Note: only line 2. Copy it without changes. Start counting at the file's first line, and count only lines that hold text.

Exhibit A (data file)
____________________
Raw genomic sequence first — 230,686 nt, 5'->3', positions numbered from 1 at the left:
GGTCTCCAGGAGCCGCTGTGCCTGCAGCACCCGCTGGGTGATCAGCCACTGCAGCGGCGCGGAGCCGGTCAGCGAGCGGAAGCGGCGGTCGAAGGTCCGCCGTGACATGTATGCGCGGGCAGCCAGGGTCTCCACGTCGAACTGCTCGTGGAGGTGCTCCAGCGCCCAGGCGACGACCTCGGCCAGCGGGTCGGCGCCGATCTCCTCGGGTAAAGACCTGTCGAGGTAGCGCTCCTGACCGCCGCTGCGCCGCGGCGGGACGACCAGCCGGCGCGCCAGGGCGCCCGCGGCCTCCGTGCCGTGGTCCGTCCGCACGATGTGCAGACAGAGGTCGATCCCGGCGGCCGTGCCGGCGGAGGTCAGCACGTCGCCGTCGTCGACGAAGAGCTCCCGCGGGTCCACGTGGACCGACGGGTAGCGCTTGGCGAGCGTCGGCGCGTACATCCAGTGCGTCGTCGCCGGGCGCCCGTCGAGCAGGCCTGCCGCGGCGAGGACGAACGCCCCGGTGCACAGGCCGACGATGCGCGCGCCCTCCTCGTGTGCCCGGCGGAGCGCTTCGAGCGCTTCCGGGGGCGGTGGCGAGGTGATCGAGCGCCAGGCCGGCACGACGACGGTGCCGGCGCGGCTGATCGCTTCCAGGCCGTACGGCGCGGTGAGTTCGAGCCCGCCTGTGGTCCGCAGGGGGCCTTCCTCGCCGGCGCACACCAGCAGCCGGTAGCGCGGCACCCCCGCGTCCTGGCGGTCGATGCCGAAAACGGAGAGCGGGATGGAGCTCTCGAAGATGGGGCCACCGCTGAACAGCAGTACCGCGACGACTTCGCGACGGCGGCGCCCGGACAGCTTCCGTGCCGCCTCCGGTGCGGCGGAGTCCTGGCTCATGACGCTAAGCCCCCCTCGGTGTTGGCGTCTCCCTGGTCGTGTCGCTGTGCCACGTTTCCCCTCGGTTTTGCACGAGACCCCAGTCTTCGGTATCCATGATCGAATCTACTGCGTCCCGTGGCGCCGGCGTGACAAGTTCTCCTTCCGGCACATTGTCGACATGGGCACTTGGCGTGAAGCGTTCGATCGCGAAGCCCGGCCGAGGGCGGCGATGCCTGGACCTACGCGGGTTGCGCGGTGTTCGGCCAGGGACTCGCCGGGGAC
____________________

GGTCTCCAGGAGCCGCTGTGCCTGCAGCACCCGCTGGGTGATCAGCCACTGCAGCGGCGCGGAGCCGGTCAGCGAGCGGAAGCGGCGGTCGAAGGTCCGCCGTGACATGTATGCGCGGGCAGCCAGGGTCTCCACGTCGAACTGCTCGTGGAGGTGCTCCAGCGCCCAGGCGACGACCTCGGCCAGCGGGTCGGCGCCGATCTCCTCGGGTAAAGACCTGTCGAGGTAGCGCTCCTGACCGCCGCTGCGCCGCGGCGGGACGACCAGCCGGCGCGCCAGGGCGCCCGCGGCCTCCGTGCCGTGGTCCGTCCGCACGATGTGCAGACAGAGGTCGATCCCGGCGGCCGTGCCGGCGGAGGTCAGCACGTCGCCGTCGTCGACGAAGAGCTCCCGCGGGTCCACGTGGACCGACGGGTAGCGCTTGGCGAGCGTCGGCGCGTACATCCAGTGCGTCGTCGCCGGGCGCCCGTCGAGCAGGCCTGCCGCGGCGAGGACGAACGCCCCGGTGCACAGGCCGACGATGCGCGCGCCCTCCTCGTGTGCCCGGCGGAGCGCTTCGAGCGCTTCCGGGGGCGGTGGCGAGGTGATCGAGCGCCAGGCCGGCACGACGACGGTGCCGGCGCGGCTGATCGCTTCCAGGCCGTACGGCGCGGTGAGTTCGAGCCCGCCTGTGGTCCGCAGGGGGCCTTCCTCGCCGGCGCACACCAGCAGCCGGTAGCGCGGCACCCCCGCGTCCTGGCGGTCGATGCCGAAAACGGAGAGCGGGATGGAGCTCTCGAAGATGGGGCCACCGCTGAACAGCAGTACCGCGACGACTTCGCGACGGCGGCGCCCGGACAGCTTCCGTGCCGCCTCCGGTGCGGCGGAGTCCTGGCTCATGACGCTAAGCCCCCCTCGGTGTTGGCGTCTCCCTGGTCGTGTCGCTGTGCCACGTTTCCCCTCGGTTTTGCACGAGACCCCAGTCTTCGGTATCCATGATCGAATCTACTGCGTCCCGTGGCGCCGGCGTGACAAGTTCTCCTTCCGGCACATTGTCGACATGGGCACTTGGCGTGAAGCGTTCGATCGCGAAGCCCGGCCGAGGGCGGCGATGCCTGGACCTACGCGGGTTGCGCGGTGTTCGGCCAGGGACTCGCCGGGGAC